(2) We simulated the signal strength ΔI from the optical wedge using the different reflectivity of the F-P cavity (R1) and optical wedge (R2), shown in Figure 7a. The dc component and contrast K of corresponding signal is shown in Figure 7b.
(3) When the reflectivity R1 was fixed, ΔI first increased and then decreased using the increase of reflectivity R2. When R2 was set to 40%, ΔI had the largest value. The dc component of the signal reduced with the increase of R1 for a fixed value of R2. The contrast K increased with the increase of R2. Therefore, CCD detection and processing circuit, the reflectivity of R1 and R2 was selected as 20% and 40%, respectively.

3.3. Effects of Mode-Mode Interference

As we mentioned in Section 2, the mode-mode interference occurred because of the fiber mode mismatch, shown in Figure 8 [14]. When the light energy coming out from a SM fiber is coupled into a MM fiber, higher-order modes of MM fiber are excited and interfered with each other.
The spectral distribution of SLED output affected by the mode-mode interference is given by
I o u t M o d e = λ min λ max [ i = 1 N η i 2 + i j = 1 N η i η j Δ p   cos [ ( β i β j ) L ] ] × I 0 e ( λ λ p ) 2 B λ 2 ,
where ηi is the intensity coefficients assigned to each mode, L is the light transmission distance, βi is the longitudinal propagation constant of each mode that is related to the equivalent refractive index neff of each mode, Δp is external random perturbation to each mode, and N is the number of modes.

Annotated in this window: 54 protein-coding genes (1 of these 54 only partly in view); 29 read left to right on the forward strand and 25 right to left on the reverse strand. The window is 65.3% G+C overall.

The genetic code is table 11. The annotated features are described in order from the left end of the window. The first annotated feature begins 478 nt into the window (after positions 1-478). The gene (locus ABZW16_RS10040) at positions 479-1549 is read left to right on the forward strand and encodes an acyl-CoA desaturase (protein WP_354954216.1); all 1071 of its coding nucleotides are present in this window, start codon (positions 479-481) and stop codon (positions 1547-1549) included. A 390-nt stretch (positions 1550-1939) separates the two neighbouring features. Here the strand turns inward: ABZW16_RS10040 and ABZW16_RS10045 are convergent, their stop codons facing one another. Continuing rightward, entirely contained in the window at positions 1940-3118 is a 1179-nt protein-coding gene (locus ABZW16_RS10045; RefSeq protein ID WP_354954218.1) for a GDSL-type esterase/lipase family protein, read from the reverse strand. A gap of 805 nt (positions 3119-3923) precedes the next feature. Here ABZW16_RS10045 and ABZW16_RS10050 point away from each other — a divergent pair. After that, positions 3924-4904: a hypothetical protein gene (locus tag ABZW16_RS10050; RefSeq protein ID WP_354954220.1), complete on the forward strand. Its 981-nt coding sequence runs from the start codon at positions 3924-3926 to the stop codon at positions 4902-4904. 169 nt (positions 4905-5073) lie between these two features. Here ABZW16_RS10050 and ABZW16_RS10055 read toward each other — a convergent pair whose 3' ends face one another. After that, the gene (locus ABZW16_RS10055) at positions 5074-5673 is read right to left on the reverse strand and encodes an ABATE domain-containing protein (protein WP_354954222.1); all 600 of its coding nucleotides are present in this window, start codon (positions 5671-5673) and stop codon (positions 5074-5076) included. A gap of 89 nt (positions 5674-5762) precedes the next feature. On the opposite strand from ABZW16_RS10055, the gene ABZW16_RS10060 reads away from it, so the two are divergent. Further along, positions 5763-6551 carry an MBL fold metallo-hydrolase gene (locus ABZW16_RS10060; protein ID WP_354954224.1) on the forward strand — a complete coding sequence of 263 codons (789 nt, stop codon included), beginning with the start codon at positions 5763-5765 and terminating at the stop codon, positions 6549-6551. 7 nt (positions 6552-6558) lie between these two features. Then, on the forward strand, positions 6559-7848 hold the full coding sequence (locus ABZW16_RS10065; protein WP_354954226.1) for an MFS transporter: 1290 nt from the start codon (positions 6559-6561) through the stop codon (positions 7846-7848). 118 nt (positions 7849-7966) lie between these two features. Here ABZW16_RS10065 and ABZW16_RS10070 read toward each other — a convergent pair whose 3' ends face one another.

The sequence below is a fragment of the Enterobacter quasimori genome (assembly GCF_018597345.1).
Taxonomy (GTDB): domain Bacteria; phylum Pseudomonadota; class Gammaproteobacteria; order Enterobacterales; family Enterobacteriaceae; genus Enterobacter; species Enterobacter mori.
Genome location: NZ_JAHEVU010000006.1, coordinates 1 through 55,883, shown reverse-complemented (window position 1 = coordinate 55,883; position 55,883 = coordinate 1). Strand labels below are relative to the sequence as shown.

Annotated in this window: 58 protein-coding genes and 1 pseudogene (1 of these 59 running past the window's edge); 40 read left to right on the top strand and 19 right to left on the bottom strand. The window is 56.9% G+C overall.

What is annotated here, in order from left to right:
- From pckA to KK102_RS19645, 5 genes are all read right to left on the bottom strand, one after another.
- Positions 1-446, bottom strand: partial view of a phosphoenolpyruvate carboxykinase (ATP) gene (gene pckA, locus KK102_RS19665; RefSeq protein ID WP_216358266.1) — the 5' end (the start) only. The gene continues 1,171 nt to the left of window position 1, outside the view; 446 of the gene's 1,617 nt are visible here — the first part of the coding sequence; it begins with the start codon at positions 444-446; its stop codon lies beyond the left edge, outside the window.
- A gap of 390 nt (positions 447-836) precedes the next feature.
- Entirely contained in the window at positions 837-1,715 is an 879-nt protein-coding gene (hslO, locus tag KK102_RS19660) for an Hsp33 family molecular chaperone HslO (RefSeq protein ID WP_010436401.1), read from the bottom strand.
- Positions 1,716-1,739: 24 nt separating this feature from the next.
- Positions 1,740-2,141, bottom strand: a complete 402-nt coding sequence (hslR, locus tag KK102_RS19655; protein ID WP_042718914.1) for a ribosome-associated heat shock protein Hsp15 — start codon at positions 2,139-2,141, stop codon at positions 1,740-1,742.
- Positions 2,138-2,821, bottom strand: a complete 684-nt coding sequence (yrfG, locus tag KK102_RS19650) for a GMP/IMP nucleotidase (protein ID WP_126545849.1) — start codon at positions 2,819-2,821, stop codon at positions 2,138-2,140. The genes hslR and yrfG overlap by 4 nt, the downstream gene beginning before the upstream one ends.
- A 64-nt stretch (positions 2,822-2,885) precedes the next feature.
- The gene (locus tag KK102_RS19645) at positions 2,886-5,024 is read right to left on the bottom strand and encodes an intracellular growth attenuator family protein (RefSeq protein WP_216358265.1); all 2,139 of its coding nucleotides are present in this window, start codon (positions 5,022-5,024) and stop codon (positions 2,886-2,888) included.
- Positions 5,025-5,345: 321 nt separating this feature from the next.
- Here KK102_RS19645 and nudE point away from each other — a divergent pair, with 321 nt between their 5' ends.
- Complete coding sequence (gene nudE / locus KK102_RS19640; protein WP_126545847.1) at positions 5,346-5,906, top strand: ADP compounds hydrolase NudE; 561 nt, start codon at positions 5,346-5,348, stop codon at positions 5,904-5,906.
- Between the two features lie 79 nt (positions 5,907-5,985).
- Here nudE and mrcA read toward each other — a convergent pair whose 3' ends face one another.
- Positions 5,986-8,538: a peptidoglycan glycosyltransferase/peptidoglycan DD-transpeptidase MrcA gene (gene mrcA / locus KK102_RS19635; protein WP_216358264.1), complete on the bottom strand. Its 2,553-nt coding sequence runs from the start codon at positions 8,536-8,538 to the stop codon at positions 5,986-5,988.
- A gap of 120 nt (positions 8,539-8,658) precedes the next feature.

The output spectra of the SLED with SM fiber coupling and with SM-MM fiber coupling are shown in Figure 9a, where the random glitches on the spectrum of SM-MM coupled SLED are caused by the unstable interference field. Meanwhile, the cavity length was demodulated 500 times with a random mode-mode interference in the simulation, shown in Figure 9b. A random error of 0.4 μm of F-P cavity length is induced by mode-mode interference, which leads to the reduction of the demodulation precision. Therefore, in order to reduce the random demodulation errors of the F-P cavity, the fluctuation of SLED spectrum caused by mode-mode interference compared should be as small as possible. We will solve this problem in Section 4.1.

4. Experiment and Calibration

4.1. Solution to Fiber Mode-Mode Interference

We adopted a random phase modulation method, using a piezoelectric ceramic transducer to induce a phase difference on the MM fiber [15]. The schematic figure is shown in Figure 10.